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Montevideo, December 3rd 2016 - 02:21 UTC

Venezuela warns it will react to any US sanctions or meddling in internal affairs

Tuesday, April 23rd 2013 - 01:55 UTC
Full article 41 comments
Foreign minister Elías Jaua and US Assistant Secretary Roberta Jacobson Foreign minister Elías Jaua and US Assistant Secretary Roberta Jacobson

Foreign Minister Elias Jaua said on Monday that Venezuela will resort to “trade, energy, economic and political” measures if the United States applies sanctions or keeps meddling in the internal affairs of the country.

“If the United States resorts to economic sanctions or otherwise, we will counter with trade, energy, economic and political measures as we deem necessary to respond forcefully to this unacceptable threat; we do not accept any empire threats” said Jaua during an interview with Venezuelan government TV Channel Telesur in Ecuador, where he attended a meeting of the Bolivarian Alliance for the Peoples of Our America (ALBA).

“You can be sure that faced with any kind of sanctions, we will respond with economic, political, social and diplomatic actions to defend the sacred rights of the Venezuelan people” he added.

Minister Jaua also condemned remarks from Roberta Jacobson, Assistant U.S. Secretary of State for Latin America, who urged a full recount of the April 14 presidential election votes, as the most appropriate way to “resolve the division” in the country.

Jacobson claimed “half of Venezuelans did not have confidence in the outcome” of the election in which Nicolas Maduro was confirmed as the first ‘Chavista’ president and defeated his rival Henrique Capriles by a razor-edge margin of 1.78% of ballots, approx 265.000 out of almost fifteen million votes cast.

Capriles does admits the ‘legality’ but not the ‘legitimacy’ of the Sunday election results arguing there have been ‘innumerable irregularities’ and is demanding a full recount of the votes. The Venezuelan Electoral Council has accepted a full audit of votes cast, but not a recount. The opposition candidate calls Maduro ‘illegitimate’ president and says his administration is a ‘for the time being’ government until a final decision on the votes.

This “does not mean that there is anything suspicious or not, but it would be better ... If there is a process in which everyone can have confidence in the results” Ms Jacobson said in an interview with CNN in Spanish late Sunday.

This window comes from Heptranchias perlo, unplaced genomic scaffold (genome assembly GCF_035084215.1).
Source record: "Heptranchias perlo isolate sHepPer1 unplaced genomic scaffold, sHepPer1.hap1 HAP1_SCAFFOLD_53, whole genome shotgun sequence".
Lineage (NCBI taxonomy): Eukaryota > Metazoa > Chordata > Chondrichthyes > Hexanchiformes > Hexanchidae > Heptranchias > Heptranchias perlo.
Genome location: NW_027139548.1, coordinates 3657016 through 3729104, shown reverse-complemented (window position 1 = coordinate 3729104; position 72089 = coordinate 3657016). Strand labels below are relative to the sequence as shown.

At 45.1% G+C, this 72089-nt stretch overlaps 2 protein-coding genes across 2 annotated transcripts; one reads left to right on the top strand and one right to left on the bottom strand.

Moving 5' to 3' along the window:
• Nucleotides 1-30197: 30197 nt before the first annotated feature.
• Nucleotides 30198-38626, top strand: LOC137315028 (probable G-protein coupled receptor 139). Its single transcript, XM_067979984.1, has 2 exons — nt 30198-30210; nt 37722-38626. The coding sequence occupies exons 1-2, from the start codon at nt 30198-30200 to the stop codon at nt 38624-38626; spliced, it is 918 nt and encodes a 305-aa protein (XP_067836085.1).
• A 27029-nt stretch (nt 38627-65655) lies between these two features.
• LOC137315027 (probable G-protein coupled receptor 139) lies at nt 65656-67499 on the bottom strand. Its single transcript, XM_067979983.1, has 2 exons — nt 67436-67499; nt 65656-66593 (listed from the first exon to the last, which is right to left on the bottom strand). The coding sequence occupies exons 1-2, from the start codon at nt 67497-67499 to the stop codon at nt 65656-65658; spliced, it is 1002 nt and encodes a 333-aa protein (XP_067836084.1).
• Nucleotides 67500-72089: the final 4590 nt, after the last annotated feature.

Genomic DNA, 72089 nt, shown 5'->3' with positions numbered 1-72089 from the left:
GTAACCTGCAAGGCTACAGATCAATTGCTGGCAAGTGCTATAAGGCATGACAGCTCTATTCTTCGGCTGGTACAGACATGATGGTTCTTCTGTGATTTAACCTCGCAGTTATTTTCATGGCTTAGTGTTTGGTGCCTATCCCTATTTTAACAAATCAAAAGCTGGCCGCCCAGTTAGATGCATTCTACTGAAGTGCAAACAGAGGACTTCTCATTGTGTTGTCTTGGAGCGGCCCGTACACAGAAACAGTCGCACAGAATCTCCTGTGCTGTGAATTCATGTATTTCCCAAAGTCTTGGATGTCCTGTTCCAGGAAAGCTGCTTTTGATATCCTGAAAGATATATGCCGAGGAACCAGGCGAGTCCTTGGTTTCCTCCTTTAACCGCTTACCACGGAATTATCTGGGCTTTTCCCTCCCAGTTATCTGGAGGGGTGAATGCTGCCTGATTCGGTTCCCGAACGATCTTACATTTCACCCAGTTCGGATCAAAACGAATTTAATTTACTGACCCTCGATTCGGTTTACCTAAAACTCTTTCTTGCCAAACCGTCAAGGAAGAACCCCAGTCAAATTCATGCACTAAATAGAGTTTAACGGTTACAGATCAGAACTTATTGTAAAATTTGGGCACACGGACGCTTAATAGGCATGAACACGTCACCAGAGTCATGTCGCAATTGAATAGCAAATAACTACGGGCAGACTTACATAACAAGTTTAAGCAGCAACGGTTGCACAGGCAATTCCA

Jaua said the Venezuelan government “rejected the unacceptable statements of Ms. Roberta Jacobson, who had already had an on record unacceptable statement when she allegedly declared that ‘her candidate was Henrique Capriles...’ In Venezuela there is no recount of votes, because there is an electronic vote.”

US Secretary of State John Kerry said last week that the United States has not decided whether to recognize Nicolas Maduro as Venezuela's new president, reiterating a call for a recount of the presidential votes as the opposition demands.

US-Venezuela relations have been strained for several years under former president Hugo Chavez. The improved for some time when Obama was elected in 2008, but quite soon it was all back to square one. Since 2010 the two countries have not had full ambassador representation in Caracas and Washington.
 

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  • Boovis

    No-one destroys our industries except us X(

    Apr 23rd, 2013 - 05:49 am 0
  • ChrisR

    I wonder how the 600,000 DEAD voters on the official electoral roll voted?

    I bet they all voted for the bus driver.

    You really couldn't make this up.

    Apr 23rd, 2013 - 12:07 pm 0
  • DanyBerger

    Ha ha Just US that any election is an scandal like the Bush one...

    Apr 23rd, 2013 - 12:23 pm 0
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